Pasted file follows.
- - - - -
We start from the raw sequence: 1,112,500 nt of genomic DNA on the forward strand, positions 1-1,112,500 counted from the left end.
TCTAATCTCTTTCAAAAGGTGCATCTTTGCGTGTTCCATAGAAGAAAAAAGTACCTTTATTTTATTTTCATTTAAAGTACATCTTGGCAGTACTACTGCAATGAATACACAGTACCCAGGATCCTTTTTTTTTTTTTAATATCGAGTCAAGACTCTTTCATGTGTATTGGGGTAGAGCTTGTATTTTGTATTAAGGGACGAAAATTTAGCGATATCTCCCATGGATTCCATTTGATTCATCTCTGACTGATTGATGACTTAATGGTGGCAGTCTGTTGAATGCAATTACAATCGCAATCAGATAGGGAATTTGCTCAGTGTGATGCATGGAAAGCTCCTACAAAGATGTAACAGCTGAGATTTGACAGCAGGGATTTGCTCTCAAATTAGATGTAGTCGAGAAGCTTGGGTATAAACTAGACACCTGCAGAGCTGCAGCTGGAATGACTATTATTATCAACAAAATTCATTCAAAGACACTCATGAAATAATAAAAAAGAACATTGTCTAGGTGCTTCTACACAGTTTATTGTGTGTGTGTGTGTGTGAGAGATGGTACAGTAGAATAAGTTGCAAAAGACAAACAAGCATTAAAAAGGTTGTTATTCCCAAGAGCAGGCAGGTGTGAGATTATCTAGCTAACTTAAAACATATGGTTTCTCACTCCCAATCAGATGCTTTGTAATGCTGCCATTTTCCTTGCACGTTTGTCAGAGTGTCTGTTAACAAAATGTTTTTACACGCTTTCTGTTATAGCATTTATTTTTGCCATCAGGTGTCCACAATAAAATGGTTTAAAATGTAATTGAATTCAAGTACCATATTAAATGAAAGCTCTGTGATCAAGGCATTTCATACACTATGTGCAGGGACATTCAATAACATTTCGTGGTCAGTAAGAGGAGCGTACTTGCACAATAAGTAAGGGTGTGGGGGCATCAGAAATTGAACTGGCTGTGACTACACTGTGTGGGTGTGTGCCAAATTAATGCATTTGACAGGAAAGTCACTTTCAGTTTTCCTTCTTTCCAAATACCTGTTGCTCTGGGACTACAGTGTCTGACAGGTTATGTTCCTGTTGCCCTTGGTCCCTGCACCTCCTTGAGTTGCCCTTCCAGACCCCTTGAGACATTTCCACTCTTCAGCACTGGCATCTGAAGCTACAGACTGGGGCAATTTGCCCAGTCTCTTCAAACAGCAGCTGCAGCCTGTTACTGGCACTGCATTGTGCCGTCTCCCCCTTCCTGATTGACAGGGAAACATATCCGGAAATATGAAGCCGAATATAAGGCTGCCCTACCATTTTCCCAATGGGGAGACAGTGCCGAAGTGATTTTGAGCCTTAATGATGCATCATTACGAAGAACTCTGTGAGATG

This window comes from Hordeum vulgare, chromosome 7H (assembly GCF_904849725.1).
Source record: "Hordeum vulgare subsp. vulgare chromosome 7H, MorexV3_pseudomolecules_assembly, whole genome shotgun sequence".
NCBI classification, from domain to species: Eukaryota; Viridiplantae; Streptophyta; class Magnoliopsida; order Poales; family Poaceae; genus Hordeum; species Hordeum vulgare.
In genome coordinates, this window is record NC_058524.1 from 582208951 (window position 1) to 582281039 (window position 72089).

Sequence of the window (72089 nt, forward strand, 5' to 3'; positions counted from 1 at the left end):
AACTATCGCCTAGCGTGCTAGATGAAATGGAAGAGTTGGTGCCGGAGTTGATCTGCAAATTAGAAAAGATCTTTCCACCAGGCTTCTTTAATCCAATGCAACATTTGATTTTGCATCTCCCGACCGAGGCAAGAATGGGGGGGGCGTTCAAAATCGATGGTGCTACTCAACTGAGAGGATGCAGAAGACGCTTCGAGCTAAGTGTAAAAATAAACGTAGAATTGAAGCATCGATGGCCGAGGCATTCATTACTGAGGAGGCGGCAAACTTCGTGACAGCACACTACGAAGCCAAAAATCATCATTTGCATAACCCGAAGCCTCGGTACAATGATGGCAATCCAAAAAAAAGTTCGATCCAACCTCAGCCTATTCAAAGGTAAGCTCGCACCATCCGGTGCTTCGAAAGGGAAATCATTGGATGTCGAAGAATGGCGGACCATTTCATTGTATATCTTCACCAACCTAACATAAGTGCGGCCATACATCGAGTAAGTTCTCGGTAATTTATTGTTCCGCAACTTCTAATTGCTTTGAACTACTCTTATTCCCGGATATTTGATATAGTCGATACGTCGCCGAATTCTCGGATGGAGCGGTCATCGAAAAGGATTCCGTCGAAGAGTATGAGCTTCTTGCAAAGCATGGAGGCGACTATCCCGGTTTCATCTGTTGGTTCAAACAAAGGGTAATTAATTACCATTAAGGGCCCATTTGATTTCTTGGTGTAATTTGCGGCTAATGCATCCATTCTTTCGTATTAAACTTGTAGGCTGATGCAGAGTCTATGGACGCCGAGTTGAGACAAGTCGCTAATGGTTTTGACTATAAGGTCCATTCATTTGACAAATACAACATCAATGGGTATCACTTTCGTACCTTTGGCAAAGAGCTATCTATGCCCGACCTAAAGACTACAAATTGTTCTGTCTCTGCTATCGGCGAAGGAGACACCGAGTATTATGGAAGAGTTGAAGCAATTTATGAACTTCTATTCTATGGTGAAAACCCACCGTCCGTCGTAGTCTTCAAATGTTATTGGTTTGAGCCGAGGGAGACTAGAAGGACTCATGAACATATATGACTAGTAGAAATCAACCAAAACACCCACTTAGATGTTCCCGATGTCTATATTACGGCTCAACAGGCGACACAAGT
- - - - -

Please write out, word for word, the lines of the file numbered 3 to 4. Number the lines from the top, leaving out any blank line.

This window comes from Hordeum vulgare, chromosome 7H (assembly GCF_904849725.1).
Source record: "Hordeum vulgare subsp. vulgare chromosome 7H, MorexV3_pseudomolecules_assembly, whole genome shotgun sequence".